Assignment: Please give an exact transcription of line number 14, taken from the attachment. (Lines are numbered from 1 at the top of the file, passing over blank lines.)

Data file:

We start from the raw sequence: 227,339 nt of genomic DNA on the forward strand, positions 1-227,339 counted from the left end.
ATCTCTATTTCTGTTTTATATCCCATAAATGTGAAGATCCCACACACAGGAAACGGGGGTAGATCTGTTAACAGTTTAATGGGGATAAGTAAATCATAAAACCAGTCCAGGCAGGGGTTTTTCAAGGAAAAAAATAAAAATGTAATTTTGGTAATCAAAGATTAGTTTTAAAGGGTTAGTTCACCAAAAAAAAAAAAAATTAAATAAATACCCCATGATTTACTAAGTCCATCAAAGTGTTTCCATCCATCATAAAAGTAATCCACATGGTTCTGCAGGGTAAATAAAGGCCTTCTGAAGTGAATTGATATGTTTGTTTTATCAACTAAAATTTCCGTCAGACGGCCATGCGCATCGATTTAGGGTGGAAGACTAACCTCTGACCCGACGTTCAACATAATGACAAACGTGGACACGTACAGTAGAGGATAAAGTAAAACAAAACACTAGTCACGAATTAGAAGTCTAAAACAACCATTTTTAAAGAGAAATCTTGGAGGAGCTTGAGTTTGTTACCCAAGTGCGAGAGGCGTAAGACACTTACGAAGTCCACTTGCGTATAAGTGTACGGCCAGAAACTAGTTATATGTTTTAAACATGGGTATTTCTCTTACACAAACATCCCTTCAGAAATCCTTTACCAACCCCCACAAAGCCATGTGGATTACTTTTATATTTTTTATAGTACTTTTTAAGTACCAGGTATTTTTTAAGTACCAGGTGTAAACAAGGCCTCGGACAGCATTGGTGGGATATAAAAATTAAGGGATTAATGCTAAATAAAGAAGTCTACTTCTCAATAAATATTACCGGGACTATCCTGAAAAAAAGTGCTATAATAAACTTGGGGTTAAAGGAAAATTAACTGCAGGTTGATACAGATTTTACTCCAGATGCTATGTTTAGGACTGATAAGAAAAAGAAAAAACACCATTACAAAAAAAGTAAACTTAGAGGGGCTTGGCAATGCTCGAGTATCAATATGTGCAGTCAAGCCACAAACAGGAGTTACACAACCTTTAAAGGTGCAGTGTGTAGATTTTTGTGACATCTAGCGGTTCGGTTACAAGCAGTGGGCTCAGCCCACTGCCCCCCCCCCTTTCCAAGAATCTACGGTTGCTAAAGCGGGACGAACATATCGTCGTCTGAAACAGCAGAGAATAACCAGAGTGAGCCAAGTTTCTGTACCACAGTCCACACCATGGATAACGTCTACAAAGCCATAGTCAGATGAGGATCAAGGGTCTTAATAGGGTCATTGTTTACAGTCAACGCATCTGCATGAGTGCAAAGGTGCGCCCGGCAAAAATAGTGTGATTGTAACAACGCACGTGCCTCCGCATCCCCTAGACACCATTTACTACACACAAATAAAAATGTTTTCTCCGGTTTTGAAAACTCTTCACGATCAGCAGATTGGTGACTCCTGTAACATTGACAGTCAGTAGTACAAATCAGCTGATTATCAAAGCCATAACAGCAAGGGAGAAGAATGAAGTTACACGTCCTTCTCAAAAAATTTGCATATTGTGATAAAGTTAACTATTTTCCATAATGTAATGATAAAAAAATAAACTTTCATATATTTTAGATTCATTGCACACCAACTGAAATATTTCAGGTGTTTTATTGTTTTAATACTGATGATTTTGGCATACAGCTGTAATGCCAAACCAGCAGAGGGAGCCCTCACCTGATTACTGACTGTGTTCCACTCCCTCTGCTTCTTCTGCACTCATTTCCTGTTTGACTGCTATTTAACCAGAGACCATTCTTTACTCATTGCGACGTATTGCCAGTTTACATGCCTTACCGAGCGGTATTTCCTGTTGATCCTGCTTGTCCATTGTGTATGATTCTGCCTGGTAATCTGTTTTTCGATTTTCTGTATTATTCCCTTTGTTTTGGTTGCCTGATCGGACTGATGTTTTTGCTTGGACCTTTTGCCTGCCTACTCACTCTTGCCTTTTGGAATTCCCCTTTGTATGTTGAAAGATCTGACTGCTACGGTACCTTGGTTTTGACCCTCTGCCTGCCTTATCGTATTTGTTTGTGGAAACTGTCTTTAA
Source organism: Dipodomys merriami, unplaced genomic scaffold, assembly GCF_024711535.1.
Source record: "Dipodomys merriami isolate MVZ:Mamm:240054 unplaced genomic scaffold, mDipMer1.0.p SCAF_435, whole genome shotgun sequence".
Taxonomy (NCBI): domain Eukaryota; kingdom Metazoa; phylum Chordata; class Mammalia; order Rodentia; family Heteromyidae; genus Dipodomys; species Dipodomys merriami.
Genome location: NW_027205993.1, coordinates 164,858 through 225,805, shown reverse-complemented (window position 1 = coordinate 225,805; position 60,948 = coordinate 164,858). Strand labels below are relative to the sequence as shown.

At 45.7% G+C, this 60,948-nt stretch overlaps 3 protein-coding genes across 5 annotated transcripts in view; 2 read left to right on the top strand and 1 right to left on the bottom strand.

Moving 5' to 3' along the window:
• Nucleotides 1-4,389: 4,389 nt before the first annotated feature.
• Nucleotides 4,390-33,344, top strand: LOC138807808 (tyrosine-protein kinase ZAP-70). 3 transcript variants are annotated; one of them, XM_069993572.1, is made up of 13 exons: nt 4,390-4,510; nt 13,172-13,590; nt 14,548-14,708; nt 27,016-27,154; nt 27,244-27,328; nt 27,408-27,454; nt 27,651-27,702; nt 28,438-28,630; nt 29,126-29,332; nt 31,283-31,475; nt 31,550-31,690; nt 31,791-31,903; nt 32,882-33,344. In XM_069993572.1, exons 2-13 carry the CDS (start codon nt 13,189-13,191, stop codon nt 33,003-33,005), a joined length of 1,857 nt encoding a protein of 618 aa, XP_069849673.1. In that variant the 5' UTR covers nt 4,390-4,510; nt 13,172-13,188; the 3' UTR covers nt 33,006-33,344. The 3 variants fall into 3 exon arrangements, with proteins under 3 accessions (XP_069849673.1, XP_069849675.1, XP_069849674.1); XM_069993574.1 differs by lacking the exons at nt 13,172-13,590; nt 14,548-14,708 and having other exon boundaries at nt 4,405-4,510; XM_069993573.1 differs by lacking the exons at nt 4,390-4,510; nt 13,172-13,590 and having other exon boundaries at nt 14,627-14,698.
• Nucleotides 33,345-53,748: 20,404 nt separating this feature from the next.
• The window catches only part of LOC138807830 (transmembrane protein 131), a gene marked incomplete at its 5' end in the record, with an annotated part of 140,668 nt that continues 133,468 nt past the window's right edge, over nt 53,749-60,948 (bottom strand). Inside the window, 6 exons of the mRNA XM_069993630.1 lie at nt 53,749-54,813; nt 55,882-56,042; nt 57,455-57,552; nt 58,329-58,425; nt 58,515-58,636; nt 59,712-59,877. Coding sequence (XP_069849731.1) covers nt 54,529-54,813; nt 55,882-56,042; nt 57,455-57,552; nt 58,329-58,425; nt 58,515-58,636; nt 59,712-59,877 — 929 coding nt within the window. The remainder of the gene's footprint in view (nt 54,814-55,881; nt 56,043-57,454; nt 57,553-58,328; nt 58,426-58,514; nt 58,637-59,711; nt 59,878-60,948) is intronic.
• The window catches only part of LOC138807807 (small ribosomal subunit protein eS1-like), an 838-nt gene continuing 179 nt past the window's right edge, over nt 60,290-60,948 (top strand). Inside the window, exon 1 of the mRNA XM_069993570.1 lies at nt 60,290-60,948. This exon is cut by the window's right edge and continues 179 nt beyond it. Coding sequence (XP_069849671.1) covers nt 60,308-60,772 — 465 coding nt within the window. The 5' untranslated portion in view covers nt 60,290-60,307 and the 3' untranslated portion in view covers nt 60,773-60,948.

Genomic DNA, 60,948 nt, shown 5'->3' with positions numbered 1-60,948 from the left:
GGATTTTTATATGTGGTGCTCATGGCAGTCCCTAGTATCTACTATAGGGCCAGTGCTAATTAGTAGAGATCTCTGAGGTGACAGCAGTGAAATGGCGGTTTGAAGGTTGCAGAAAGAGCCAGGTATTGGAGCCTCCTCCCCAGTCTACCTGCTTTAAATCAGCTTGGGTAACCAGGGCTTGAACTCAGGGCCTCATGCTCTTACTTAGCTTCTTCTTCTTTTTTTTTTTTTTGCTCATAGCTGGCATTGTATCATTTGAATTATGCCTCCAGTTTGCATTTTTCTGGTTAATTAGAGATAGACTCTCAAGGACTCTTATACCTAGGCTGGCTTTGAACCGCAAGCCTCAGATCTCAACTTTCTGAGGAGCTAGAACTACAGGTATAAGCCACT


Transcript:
Genomic DNA, 60,948 nt, shown 5'->3' with positions numbered 1-60,948 from the left: